The NS responded with an aggressive strategy named Spoorslag '70. This strategy meant, among other things, that the NS substantially increased the number of trains per hour and also introduced the Intercity services. However, it was quite clear that this would never return the company to profitability. Nevertheless, the company was declared to be of national importance, meaning that it would receive large amounts of subsidies every year.

Reforms period (1980s–2000s)

In the early 1990s, the Dutch Government started to question the subsidies given to the NS. Not only were there questions regarding the way the NS spent the subsidies, but, after the neoliberal reforms of the 1980s, it was also considered not done to award generic subsidies to companies. The authorities decided on the verzelfstandiging (corporatisation) of the NS although technically, this is not the case, but instead refers here to withdrawal of the subsidies. The idea was that not only rail transport was economically viable, but that there could be competition as well.

There were two external circumstances which allowed for this to happen. Firstly, the European Union passed Directive 91/440, which prescribed, among other things, the formal separation of the national railways into two separate companies, one which deals with the infrastructure, and the other which deals with the transport activities. Secondly, the old CEO of the NS, Leo Ploeger, retired, which allowed the authorities to name a new CEO which would execute the government's plans. The new CEO was Rob den Besten. The plans entailed that the Government of the Netherlands would remain responsible for the rail infrastructure, while the NS would provide the passenger transport on a commercial basis. Where the services would prove to be economically inviable, the government would subsidize that route. The division which was responsible for the infrastructure would later be turned into NS Railinfratrust.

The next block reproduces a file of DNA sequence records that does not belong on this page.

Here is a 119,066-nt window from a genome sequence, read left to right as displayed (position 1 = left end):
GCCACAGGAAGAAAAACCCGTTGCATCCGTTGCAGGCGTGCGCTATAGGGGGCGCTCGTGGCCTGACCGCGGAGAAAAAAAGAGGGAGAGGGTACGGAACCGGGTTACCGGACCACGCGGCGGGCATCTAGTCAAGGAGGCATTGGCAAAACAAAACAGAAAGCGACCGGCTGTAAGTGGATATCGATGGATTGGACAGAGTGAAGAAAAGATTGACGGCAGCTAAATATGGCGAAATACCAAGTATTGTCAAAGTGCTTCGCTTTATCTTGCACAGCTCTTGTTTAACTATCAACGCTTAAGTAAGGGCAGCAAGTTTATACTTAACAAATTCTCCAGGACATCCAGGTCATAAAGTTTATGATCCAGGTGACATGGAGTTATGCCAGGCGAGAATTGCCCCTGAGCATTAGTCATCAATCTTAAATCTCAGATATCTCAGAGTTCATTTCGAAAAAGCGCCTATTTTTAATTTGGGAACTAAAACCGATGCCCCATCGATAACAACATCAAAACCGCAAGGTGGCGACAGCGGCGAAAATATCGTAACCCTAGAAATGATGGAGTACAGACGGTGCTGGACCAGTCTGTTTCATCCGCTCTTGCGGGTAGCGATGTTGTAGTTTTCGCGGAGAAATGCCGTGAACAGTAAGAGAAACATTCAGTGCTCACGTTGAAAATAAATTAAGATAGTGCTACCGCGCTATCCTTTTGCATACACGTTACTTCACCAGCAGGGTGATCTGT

To facilitate the Dutch Government's plans for the commercial operation of the NS, Den Besten planned to split the NS into many smaller independent divisions. The idea was that these smaller divisions would be better able to respond to the market. The plans, however, received massive opposition from the unions, which meant that the only divisions created were NS Reizigers, and locomotive maintenance company NedTrain. There were also other internal changes in the company. The route managers got de facto control over the operation, but they were dependent of a different organ in the company.

The freight sector NS Cargo became part of the Deutsche Bahn after its merger with Railion in 2000 (later into DB Cargo).[8] These reforms were never much of a success and left the company in an uncontrollable state. The result was that the company started to decline rapidly, and that the employees started many unorganised strikes. Following this, the complete board of directors felt it necessary to resign in late 2001.

In 2002 Karel Noordzij was named as new CEO of the NS with the mission to restore the confidence in the company. In essence, he did this by reversing most the reforms of the late 90s and restoring the company to the old state. Meanwhile, the government had changed its opinion of the railways, it no longer considered competition on (passenger) transport a viable goal. Thus, the government started to commission railway operators to run routes on the network. The NS was granted (by the national government) the concession to run on the main lines, whereas other companies received a number of the concessions on the secondary lines. The goal is to give individual concessions for the individual lines, but (at least) until 2025 the NS holds the concessions for main lines.